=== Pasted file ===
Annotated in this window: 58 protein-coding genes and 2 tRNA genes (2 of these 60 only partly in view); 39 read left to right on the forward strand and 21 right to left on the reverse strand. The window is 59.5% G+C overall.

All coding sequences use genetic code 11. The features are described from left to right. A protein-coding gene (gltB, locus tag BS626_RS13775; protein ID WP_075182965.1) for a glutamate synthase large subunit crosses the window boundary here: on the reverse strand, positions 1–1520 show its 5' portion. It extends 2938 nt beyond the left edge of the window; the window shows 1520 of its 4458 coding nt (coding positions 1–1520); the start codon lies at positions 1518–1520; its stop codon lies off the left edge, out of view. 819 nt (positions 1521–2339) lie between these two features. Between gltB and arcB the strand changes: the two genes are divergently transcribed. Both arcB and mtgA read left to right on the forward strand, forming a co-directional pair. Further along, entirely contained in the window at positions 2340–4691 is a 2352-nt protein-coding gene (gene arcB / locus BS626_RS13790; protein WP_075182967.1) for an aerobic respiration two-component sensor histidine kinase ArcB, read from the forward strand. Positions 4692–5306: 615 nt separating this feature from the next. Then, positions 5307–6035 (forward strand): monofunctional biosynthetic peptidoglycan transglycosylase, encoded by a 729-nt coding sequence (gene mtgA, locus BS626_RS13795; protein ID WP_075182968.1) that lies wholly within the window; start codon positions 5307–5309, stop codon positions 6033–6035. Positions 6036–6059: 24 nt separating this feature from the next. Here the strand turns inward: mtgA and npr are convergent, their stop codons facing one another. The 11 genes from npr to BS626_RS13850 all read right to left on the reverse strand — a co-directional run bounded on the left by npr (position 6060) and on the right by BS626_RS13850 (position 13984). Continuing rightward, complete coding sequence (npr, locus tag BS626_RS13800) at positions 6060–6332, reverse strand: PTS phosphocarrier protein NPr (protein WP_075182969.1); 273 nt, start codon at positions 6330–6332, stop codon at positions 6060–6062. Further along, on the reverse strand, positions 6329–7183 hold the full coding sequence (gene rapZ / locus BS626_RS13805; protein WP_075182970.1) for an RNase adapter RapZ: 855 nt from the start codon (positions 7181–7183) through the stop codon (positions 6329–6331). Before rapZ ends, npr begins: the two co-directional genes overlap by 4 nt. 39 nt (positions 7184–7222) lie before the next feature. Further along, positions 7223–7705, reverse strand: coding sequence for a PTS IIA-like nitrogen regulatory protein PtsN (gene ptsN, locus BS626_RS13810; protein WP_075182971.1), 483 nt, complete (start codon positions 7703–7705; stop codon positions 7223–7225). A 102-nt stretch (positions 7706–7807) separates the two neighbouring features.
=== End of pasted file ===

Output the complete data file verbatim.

Annotated in this window: 58 protein-coding genes and 2 tRNA genes (2 of these 60 only partly in view); 39 read left to right on the forward strand and 21 right to left on the reverse strand. The window is 59.5% G+C overall.

All coding sequences use genetic code 11. The features are described from left to right. A protein-coding gene (gltB, locus tag BS626_RS13775; protein ID WP_075182965.1) for a glutamate synthase large subunit crosses the window boundary here: on the reverse strand, positions 1–1520 show its 5' portion. It extends 2938 nt beyond the left edge of the window; the window shows 1520 of its 4458 coding nt (coding positions 1–1520); the start codon lies at positions 1518–1520; its stop codon lies off the left edge, out of view. 819 nt (positions 1521–2339) lie between these two features. Between gltB and arcB the strand changes: the two genes are divergently transcribed. Both arcB and mtgA read left to right on the forward strand, forming a co-directional pair. Further along, entirely contained in the window at positions 2340–4691 is a 2352-nt protein-coding gene (gene arcB / locus BS626_RS13790; protein WP_075182967.1) for an aerobic respiration two-component sensor histidine kinase ArcB, read from the forward strand. Positions 4692–5306: 615 nt separating this feature from the next. Then, positions 5307–6035 (forward strand): monofunctional biosynthetic peptidoglycan transglycosylase, encoded by a 729-nt coding sequence (gene mtgA, locus BS626_RS13795; protein ID WP_075182968.1) that lies wholly within the window; start codon positions 5307–5309, stop codon positions 6033–6035. Positions 6036–6059: 24 nt separating this feature from the next. Here the strand turns inward: mtgA and npr are convergent, their stop codons facing one another. The 11 genes from npr to BS626_RS13850 all read right to left on the reverse strand — a co-directional run bounded on the left by npr (position 6060) and on the right by BS626_RS13850 (position 13984). Continuing rightward, complete coding sequence (npr, locus tag BS626_RS13800) at positions 6060–6332, reverse strand: PTS phosphocarrier protein NPr (protein WP_075182969.1); 273 nt, start codon at positions 6330–6332, stop codon at positions 6060–6062. Further along, on the reverse strand, positions 6329–7183 hold the full coding sequence (gene rapZ / locus BS626_RS13805; protein WP_075182970.1) for an RNase adapter RapZ: 855 nt from the start codon (positions 7181–7183) through the stop codon (positions 6329–6331). Before rapZ ends, npr begins: the two co-directional genes overlap by 4 nt. 39 nt (positions 7184–7222) lie before the next feature. Further along, positions 7223–7705, reverse strand: coding sequence for a PTS IIA-like nitrogen regulatory protein PtsN (gene ptsN, locus BS626_RS13810; protein WP_075182971.1), 483 nt, complete (start codon positions 7703–7705; stop codon positions 7223–7225). A 102-nt stretch (positions 7706–7807) separates the two neighbouring features.